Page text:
Livestock production, including poultry is facing substantial challenges from steep projected increases in global demand for animal proteins due to predicted increases in world human population on one hand, and the need to adapt to extreme environmental conditions due to climate change on the other hand. Indeed, large, abrupt, and widespread extreme heat waves have occurred repeatedly in the past (Alley et al., 2005) and are predicted to increase for the next century (Mora et al., 2013). Environmental HS impacts every aspect of animal lives and their very existence (Chen et al., 2011). It can result in heat-related discomfort, illness, multiple organ damage, and under extreme conditions can cause spiraling hyperthermia leading to death. In broiler chickens, which play a key role in worldwide meat production, the strong negative effects of HS on feed intake, growth, feed efficiency, meat yield, and mortality leading to dramatic economic losses are well-documented (Dale and Fuller, 1980; Cahaner and Leenstra, 1992; Geraert et al., 1996; Deeb and Cahaner, 2002). Such effects will take a heavy toll during the next decades as the distribution of heat anomalies continues to rise.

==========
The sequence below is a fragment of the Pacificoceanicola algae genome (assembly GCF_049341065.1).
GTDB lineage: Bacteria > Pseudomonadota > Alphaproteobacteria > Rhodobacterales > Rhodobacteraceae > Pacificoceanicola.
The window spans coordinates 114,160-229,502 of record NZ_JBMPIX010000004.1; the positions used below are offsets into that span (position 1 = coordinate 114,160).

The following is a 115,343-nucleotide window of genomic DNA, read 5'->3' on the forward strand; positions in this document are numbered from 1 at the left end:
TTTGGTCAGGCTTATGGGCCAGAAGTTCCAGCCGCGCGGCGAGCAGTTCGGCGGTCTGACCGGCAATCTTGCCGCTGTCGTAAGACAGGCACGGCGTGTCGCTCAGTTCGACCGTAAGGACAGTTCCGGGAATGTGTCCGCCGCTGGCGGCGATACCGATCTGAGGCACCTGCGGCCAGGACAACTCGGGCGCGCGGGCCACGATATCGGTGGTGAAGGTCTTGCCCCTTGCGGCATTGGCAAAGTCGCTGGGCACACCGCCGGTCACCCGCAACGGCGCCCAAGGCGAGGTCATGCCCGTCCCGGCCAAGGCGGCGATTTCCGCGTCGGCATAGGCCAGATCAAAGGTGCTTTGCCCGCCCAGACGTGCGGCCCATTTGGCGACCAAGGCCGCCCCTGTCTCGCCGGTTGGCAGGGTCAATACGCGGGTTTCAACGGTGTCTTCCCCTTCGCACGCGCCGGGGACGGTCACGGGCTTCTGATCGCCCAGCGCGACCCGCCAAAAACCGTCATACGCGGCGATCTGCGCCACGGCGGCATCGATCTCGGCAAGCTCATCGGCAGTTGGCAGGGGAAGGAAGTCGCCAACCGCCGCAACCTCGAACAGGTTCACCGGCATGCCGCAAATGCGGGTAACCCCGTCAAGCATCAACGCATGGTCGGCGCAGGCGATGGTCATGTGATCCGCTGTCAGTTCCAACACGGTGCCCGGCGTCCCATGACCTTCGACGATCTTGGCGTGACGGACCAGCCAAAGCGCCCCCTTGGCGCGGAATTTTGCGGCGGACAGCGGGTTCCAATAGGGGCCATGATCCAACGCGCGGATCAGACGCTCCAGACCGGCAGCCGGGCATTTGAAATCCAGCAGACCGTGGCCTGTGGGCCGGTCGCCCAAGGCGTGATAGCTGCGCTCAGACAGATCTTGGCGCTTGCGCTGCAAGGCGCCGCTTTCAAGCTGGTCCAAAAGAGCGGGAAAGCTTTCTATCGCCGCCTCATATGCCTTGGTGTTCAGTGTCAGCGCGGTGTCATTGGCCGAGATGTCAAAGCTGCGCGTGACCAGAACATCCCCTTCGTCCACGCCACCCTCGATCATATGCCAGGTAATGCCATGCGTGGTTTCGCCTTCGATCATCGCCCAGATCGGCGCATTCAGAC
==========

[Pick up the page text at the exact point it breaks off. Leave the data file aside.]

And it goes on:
Emerging evidence indicates that the regulation of energy homeostasis (energy intake and expenditure) and the stress response are tightly coupled physiological processes (Valles et al., 2000). At the cellular levels, HS rapidly initiates the increased synthesis of chaperone proteins belonging to the heat shock protein (HSP) family that play pivotal housekeeping functions and orchestrate folding/unfolding and assembly/disassembly of protein complexes to maintain cellular homeostasis. These proteins are transcriptionally regulated through heat shock factors (HSF) that bind to heat shock response element (HSE) in the upstream promoter regions of HSP (Shuey and Parker, 1986). Depending on the type of insult and the stress amplitude (type, duration, degree, severity), cells can employ the survival pathway via activating protein quality control systems or proceed into cell-death through activation of stress signaling cascades. At the organismal levels, the stress-mediated cellular alterations induces various neuroendocrine, physiological, and immunological adaptation that lead to marked variations in energy homeostasis as well as in intermediary metabolism (Portner, 2004). Energy homeostasis is tightly controlled by complex hypothalamic molecular networks that are still not completely defined, at least in birds.